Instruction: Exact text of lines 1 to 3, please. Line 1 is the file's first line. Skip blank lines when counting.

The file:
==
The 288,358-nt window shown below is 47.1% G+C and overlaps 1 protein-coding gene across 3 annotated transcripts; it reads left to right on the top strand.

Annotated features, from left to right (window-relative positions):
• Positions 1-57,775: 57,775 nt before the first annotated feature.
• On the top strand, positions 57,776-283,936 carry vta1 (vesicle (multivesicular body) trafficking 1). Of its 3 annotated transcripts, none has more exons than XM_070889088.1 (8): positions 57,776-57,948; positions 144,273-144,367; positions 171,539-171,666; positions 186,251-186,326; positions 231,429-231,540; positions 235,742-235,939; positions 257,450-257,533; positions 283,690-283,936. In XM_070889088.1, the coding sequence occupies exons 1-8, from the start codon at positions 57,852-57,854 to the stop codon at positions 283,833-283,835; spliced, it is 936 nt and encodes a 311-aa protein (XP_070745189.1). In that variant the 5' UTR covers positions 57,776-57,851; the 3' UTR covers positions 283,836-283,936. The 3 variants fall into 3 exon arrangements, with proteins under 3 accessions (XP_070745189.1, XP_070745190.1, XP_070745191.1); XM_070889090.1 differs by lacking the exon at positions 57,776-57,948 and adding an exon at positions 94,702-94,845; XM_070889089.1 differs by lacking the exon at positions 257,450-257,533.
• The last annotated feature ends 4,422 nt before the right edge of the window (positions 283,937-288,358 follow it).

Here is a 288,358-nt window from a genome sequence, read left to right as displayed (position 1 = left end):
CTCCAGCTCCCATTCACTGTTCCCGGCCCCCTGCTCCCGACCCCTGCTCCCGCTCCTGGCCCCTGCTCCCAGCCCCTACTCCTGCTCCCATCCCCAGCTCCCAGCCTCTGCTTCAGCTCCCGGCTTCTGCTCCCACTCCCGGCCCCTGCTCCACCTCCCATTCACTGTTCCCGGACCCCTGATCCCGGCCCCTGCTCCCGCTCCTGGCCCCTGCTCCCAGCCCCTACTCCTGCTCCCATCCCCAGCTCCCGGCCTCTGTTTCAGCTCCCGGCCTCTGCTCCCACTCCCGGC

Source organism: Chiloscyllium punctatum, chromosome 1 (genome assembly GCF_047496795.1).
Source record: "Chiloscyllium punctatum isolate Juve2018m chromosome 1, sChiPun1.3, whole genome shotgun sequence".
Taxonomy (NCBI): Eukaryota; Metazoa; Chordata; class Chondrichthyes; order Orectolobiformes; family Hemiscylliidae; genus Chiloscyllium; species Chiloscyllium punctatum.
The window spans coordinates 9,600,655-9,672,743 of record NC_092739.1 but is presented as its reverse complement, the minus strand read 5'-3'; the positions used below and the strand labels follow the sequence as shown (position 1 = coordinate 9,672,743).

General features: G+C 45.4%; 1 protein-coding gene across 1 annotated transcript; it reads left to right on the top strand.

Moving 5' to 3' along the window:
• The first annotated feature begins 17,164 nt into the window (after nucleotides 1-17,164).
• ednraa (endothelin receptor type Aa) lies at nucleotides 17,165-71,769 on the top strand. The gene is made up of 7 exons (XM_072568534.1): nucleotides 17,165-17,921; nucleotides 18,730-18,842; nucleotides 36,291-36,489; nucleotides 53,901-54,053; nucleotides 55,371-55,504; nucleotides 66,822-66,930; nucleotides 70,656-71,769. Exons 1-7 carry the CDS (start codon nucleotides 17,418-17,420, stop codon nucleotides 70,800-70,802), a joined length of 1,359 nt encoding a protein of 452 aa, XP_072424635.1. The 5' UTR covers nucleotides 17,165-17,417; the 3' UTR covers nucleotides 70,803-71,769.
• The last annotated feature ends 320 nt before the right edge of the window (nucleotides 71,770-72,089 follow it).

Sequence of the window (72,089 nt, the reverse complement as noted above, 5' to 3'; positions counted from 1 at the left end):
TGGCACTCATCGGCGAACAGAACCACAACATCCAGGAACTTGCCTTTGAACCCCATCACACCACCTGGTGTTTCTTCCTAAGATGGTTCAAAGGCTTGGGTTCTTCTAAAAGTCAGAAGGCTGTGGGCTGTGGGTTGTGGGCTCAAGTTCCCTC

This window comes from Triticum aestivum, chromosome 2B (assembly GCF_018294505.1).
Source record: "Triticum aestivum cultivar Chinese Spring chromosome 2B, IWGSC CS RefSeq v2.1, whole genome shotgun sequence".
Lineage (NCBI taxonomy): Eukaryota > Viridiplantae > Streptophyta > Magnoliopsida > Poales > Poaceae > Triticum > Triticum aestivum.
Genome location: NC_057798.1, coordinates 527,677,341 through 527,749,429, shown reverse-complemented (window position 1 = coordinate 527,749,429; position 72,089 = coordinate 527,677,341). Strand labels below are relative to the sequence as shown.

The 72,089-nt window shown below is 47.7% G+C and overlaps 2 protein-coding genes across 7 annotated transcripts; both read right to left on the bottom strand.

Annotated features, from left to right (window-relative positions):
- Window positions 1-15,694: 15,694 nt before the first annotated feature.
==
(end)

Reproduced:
The 288,358-nt window shown below is 47.1% G+C and overlaps 1 protein-coding gene across 3 annotated transcripts; it reads left to right on the top strand.

Annotated features, from left to right (window-relative positions):
• Positions 1-57,775: 57,775 nt before the first annotated feature.